Category Archives: Artwork

Drawing Like Betty Edwards

Many people like to draw but don’t know how. There are tons of drawing and painting courses out there but mostly they just let you muck about while giving you a few hints. You may learn a thing or two but progress is agonizingly slow.

Enter Betty Edwards and a revolutionary method, based on exercises that bypass the analytical left brain hemisphere and give the spatial and creative right hemisphere free reign.

Drawing on the Right Side of the Brain was a ground-breaking book when it came out in 1979. I bought it in 1991 and was amazed at the before and after pictures. Students went from stick figures to amazing portraits in less than a week.

Here’s an example:

Go to and click on Previous/Next or do a search for “betty edwards before and after drawings” for more examples.

I was inspired and went ahead with the exercises. The results were nothing short of amazing but somehow, I never made it through more than one third of the book and postponed the rest of the book until some other day. That other day didn’t arrive until 2004, when I saw an advertisement for a course in my home town. I jumped at the opportunity, and a few weeks later I was in a classroom with ten other would-be artists.

The course was by Marianne Snoek (based in Belgium), and below are some of my before and after pictures.

The first image is a drawing from the imagination, the second a self-portrait. Both were done on the first day of the course. I think the drawing of my own hand was done on the second day. The next two hand drawings are from day 4, and the following three portraits are from day five, which was the last day of the course. There’s a self-portrait which shows a remarkable improvement over the first day portrait, a side view portrait of one of my fellow participants and finally a side view portrait of me by another participant.

What I took away from the course is that mostly when we draw, we don’t draw what we see. When we draw an eye, for instance, we draw what we think an eye looks like. In other words, we draw a symbol. Betty teaches you to draw curves and shades instead of symbols. In effect, she teaches you to draw what you see, and this way, you learn to see differently. You learn to see as an artist.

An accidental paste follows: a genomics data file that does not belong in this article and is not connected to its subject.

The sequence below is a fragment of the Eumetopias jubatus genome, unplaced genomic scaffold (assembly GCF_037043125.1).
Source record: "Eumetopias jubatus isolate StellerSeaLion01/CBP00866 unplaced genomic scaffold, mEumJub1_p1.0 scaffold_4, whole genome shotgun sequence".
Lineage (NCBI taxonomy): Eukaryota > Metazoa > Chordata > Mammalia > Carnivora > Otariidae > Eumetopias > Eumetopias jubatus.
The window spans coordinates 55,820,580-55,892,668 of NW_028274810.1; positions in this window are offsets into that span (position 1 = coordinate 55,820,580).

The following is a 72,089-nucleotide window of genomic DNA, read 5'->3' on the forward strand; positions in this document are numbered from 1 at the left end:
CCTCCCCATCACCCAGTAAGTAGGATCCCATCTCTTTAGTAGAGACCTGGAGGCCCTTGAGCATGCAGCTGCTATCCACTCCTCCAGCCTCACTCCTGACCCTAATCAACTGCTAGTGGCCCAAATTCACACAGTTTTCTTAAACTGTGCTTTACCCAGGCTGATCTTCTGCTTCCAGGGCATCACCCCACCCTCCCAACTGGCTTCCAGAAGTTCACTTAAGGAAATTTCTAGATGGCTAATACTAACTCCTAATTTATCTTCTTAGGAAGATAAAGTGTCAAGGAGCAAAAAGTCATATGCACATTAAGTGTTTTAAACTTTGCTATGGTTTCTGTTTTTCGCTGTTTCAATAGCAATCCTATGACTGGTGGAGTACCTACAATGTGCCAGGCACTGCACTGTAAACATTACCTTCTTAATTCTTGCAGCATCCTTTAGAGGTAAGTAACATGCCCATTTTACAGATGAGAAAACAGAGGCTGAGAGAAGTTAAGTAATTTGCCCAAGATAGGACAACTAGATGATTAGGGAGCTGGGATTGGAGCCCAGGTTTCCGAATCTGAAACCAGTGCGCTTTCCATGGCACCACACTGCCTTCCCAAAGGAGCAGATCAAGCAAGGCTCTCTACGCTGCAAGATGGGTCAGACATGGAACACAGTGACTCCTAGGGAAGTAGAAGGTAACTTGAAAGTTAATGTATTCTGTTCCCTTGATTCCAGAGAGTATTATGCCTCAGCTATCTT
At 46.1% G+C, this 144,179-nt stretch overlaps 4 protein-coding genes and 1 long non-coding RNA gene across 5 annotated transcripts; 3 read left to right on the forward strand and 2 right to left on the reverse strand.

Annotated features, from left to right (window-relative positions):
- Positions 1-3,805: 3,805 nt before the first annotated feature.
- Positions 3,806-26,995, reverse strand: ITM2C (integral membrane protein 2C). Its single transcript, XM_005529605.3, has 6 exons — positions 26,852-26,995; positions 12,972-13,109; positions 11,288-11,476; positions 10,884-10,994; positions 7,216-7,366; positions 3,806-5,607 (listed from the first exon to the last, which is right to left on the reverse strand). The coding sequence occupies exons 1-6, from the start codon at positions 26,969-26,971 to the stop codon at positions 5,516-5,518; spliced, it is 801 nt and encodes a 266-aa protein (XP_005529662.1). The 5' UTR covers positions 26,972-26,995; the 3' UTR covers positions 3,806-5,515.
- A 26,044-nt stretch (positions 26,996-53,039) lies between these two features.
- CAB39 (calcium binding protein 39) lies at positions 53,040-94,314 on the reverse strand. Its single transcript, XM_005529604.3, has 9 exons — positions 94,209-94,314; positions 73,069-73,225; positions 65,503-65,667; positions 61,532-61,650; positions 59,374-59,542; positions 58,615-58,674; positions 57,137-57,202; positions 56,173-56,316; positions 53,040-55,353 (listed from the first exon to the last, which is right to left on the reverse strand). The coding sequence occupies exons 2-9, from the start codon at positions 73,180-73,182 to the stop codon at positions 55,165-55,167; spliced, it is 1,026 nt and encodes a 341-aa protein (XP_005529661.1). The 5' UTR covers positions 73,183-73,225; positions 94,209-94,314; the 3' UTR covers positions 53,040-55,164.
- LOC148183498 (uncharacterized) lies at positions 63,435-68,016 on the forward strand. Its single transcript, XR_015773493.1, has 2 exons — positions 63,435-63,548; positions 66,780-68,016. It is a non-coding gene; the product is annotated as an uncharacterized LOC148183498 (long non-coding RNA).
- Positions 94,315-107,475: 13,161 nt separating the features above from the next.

This way of seeing will benefit you tremendously as an artist, also when you draw from your imagination. On the other hand, when you draw from imagination, you will also benefit from more traditional art training. I’ll be sharing more about that in future posts.

See Amazon for Betty Edwards’ two books:

Copyright © 30-10-2017 Theo van der Ster

See also How to Become an Artist or Die Trying

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Bertram’s One and Only Braincell

I like pop art. And I very much like what artists like Roy Lichtenstein did with the genre. So often, when I get an idea for a piece of art, that will be the style it will be in. I also like art with a story and a bit of tongue-in-cheek humor.

What to say about Bertram’s One and Only Surviving Braincell? I’ll let the work speak for itself.

Above are the line drawing and the flats. Below is the finished work, with shadows, highlights, text balloons and a halftone background.

I created this in Clip Studio, a very affordable app for exactly this kind of artwork. Clip Studio is a Japanese product and is also sold as Manga Studio.

Copyright © 1-11-2017 Theo van der Ster

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How to Become an Artist or Die Trying

We all have dreams when we’re young. Mostly, they’re not very realistic. After all, society’s need for cowboys, Indians and knights isn’t what it used to be, and we can’t all be astronauts either.